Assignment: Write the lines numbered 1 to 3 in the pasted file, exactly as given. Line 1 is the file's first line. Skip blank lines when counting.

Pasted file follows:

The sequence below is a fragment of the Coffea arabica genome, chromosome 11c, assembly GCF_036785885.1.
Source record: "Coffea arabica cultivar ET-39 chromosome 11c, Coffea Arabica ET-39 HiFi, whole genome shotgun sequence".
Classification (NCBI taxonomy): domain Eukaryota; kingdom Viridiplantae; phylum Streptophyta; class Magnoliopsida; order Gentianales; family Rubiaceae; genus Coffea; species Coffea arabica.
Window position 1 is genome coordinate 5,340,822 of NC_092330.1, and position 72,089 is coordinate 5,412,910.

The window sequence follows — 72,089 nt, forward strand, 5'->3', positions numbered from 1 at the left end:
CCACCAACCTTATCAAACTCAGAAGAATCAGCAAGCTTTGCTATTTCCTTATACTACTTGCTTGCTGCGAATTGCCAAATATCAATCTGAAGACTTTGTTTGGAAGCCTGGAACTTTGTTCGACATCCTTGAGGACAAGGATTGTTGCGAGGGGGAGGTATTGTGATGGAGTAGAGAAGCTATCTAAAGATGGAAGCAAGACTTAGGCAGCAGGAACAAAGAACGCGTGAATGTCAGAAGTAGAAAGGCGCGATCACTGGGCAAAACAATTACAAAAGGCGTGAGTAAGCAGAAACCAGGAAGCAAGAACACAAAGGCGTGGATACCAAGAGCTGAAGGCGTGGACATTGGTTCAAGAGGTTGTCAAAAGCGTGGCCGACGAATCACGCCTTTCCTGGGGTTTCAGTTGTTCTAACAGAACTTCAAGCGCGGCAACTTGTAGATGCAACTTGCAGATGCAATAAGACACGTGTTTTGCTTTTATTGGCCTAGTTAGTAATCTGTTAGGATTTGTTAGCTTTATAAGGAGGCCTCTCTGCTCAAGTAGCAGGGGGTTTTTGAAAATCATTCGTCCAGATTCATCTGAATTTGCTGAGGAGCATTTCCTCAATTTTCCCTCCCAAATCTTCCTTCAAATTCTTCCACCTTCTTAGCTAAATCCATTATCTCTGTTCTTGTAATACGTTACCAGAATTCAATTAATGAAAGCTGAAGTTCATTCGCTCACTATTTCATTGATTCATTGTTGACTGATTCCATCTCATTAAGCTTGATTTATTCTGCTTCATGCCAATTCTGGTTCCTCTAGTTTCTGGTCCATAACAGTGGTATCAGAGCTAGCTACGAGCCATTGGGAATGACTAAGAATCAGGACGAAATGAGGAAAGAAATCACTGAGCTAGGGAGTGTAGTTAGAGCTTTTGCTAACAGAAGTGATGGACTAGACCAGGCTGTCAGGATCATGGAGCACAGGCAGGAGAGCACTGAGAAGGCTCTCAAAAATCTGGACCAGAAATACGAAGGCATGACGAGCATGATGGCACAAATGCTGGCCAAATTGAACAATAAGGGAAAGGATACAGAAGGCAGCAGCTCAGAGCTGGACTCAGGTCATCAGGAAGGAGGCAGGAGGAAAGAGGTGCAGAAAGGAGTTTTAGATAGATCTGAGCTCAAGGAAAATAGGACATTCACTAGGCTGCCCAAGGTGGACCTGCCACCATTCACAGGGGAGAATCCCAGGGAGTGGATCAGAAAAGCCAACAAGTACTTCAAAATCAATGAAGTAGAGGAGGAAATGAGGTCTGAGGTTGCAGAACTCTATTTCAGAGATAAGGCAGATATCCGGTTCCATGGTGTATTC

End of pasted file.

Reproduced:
The sequence below is a fragment of the Coffea arabica genome, chromosome 11c, assembly GCF_036785885.1.
Source record: "Coffea arabica cultivar ET-39 chromosome 11c, Coffea Arabica ET-39 HiFi, whole genome shotgun sequence".
Classification (NCBI taxonomy): domain Eukaryota; kingdom Viridiplantae; phylum Streptophyta; class Magnoliopsida; order Gentianales; family Rubiaceae; genus Coffea; species Coffea arabica.